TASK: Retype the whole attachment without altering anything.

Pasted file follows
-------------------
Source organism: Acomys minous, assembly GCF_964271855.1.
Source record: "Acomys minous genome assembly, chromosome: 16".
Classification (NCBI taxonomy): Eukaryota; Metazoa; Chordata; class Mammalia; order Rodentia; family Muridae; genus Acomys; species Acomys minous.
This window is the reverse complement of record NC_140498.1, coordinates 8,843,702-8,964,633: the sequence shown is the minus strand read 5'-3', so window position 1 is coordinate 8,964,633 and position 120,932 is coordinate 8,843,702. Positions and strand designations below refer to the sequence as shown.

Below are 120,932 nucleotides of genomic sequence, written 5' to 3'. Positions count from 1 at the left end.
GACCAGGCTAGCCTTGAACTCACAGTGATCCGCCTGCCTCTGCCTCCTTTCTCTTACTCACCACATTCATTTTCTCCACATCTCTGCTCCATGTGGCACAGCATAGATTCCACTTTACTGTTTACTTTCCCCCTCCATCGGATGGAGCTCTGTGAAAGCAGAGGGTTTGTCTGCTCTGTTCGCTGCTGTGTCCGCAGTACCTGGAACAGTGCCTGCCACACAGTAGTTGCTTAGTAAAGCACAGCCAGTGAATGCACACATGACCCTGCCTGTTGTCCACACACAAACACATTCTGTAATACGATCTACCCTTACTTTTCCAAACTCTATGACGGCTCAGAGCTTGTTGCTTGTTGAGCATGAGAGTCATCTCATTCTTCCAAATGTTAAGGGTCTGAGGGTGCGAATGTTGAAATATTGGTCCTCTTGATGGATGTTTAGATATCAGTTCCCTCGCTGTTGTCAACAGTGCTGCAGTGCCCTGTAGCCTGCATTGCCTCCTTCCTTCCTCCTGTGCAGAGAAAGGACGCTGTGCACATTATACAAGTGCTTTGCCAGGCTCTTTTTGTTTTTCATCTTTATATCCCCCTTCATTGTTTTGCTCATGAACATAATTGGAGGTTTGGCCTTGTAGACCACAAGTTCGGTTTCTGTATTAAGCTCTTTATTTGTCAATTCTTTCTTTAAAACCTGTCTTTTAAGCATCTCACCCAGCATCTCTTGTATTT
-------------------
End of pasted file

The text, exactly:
Source organism: Acomys minous, assembly GCF_964271855.1.
Source record: "Acomys minous genome assembly, chromosome: 16".
Classification (NCBI taxonomy): Eukaryota; Metazoa; Chordata; class Mammalia; order Rodentia; family Muridae; genus Acomys; species Acomys minous.
This window is the reverse complement of record NC_140498.1, coordinates 8,843,702-8,964,633: the sequence shown is the minus strand read 5'-3', so window position 1 is coordinate 8,964,633 and position 120,932 is coordinate 8,843,702. Positions and strand designations below refer to the sequence as shown.

Below are 120,932 nucleotides of genomic sequence, written 5' to 3'. Positions count from 1 at the left end.
GACCAGGCTAGCCTTGAACTCACAGTGATCCGCCTGCCTCTGCCTCCTTTCTCTTACTCACCACATTCATTTTCTCCACATCTCTGCTCCATGTGGCACAGCATAGATTCCACTTTACTGTTTACTTTCCCCCTCCATCGGATGGAGCTCTGTGAAAGCAGAGGGTTTGTCTGCTCTGTTCGCTGCTGTGTCCGCAGTACCTGGAACAGTGCCTGCCACACAGTAGTTGCTTAGTAAAGCACAGCCAGTGAATGCACACATGACCCTGCCTGTTGTCCACACACAAACACATTCTGTAATACGATCTACCCTTACTTTTCCAAACTCTATGACGGCTCAGAGCTTGTTGCTTGTTGAGCATGAGAGTCATCTCATTCTTCCAAATGTTAAGGGTCTGAGGGTGCGAATGTTGAAATATTGGTCCTCTTGATGGATGTTTAGATATCAGTTCCCTCGCTGTTGTCAACAGTGCTGCAGTGCCCTGTAGCCTGCATTGCCTCCTTCCTTCCTCCTGTGCAGAGAAAGGACGCTGTGCACATTATACAAGTGCTTTGCCAGGCTCTTTTTGTTTTTCATCTTTATATCCCCCTTCATTGTTTTGCTCATGAACATAATTGGAGGTTTGGCCTTGTAGACCACAAGTTCGGTTTCTGTATTAAGCTCTTTATTTGTCAATTCTTTCTTTAAAACCTGTCTTTTAAGCATCTCACCCAGCATCTCTTGTATTT